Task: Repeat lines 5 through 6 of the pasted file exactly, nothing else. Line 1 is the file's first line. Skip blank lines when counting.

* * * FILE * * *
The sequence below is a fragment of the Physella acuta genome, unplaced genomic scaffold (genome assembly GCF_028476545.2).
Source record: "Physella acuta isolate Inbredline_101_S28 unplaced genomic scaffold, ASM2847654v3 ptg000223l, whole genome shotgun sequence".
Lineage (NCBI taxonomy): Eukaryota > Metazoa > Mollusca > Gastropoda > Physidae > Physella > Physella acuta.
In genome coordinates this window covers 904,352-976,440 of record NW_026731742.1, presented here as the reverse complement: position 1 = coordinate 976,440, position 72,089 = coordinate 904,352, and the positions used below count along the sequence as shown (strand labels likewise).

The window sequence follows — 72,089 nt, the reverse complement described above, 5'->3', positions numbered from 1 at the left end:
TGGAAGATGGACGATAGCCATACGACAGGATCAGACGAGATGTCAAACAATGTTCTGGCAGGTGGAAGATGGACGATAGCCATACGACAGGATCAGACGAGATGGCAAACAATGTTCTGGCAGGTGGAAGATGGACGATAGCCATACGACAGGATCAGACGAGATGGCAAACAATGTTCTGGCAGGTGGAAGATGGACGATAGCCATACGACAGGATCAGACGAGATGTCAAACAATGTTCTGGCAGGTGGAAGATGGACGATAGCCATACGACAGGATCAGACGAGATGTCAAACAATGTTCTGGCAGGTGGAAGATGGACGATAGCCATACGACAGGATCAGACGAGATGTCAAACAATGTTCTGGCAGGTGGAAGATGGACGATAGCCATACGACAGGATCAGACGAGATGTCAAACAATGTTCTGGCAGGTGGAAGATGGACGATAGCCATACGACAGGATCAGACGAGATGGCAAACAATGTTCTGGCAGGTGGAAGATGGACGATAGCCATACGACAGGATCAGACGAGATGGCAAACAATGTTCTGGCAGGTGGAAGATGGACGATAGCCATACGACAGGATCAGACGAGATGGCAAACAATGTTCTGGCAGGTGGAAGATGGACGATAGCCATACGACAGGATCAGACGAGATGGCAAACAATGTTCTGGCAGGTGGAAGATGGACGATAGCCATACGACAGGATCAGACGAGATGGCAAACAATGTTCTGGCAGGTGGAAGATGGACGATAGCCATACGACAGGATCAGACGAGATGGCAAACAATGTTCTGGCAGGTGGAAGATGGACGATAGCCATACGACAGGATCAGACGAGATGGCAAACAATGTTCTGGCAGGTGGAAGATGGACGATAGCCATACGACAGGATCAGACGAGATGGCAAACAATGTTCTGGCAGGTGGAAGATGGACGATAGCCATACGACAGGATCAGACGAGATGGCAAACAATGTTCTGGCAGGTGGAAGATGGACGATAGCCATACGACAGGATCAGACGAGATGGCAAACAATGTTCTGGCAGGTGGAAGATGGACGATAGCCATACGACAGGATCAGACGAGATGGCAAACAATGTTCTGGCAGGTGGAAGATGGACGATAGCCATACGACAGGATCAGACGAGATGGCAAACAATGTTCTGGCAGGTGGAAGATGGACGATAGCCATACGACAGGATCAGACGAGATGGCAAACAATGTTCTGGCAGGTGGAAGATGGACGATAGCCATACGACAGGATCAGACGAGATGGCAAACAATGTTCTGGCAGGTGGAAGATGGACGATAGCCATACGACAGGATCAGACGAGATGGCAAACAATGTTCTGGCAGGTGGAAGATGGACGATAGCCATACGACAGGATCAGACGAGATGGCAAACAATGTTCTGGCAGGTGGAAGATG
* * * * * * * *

The window sequence follows — 72,089 nt, the reverse complement described above, 5'->3', positions numbered from 1 at the left end:
TGGAAGATGGACGATAGCCATACGACAGGATCAGACGAGATGTCAAACAATGTTCTGGCAGGTGGAAGATGGACGATAGCCATACGACAGGATCAGACGAGATGGCAAACAATGTTCTGGCAGGTGGAAGATGGACGATAGCCATACGACAGGATCAGACGAGATGGCAAACAATGTTCTGGCAGGTGGAAGATGGACGATAGCCATACGACAGGATCAGACGAGATGTCAAACAATGTTCTGGCAGGTGGAAGATGGACGATAGCCATACGACAGGATCAGACGAGATGTCAAACAATGTTCTGGCAGGTGGAAGATGGACGATAGCCATACGACAGGATCAGACGAGATGTCAAACAATGTTCTGGCAGGTGGAAGATGGACGATAGCCATACGACAGGATCAGACGAGATGTCAAACAATGTTCTGGCAGGTGGAAGATGGACGATAGCCATACGACAGGATCAGACGAGATGGCAAACAATGTTCTGGCAGGTGGAAGATGGACGATAGCCATACGACAGGATCAGACGAGATGGCAAACAATGTTCTGGCAGGTGGAAGATGGACGATAGCCATACGACAGGATCAGACGAGATGGCAAACAATGTTCTGGCAGGTGGAAGATGGACGATAGCCATACGACAGGATCAGACGAGATGGCAAACAATGTTCTGGCAGGTGGAAGATGGACGATAGCCATACGACAGGATCAGACGAGATGGCAAACAATGTTCTGGCAGGTGGAAGATGGACGATAGCCATACGACAGGATCAGACGAGATGGCAAACAATGTTCTGGCAGGTGGAAGATGGACGATAGCCATACGACAGGATCAGACGAGATGGCAAACAATGTTCTGGCAGGTGGAAGATGGACGATAGCCATACGACAGGATCAGACGAGATGGCAAACAATGTTCTGGCAGGTGGAAGATGGACGATAGCCATACGACAGGATCAGACGAGATGGCAAACAATGTTCTGGCAGGTGGAAGATGGACGATAGCCATACGACAGGATCAGACGAGATGGCAAACAATGTTCTGGCAGGTGGAAGATGGACGATAGCCATACGACAGGATCAGACGAGATGGCAAACAATGTTCTGGCAGGTGGAAGATGGACGATAGCCATACGACAGGATCAGACGAGATGGCAAACAATGTTCTGGCAGGTGGAAGATGGACGATAGCCATACGACAGGATCAGACGAGATGGCAAACAATGTTCTGGCAGGTGGAAGATGGACGATAGCCATACGACAGGATCAGACGAGATGGCAAACAATGTTCTGGCAGGTGGAAGATGGACGATAGCCATACGACAGGATCAGACGAGATGGCAAACAATGTTCTGGCAGGTGGAAGATGGACGATAGCCATACGACAGGATCAGACGAGATGGCAAACAATGTTCTGGCAGGTGGAAGATG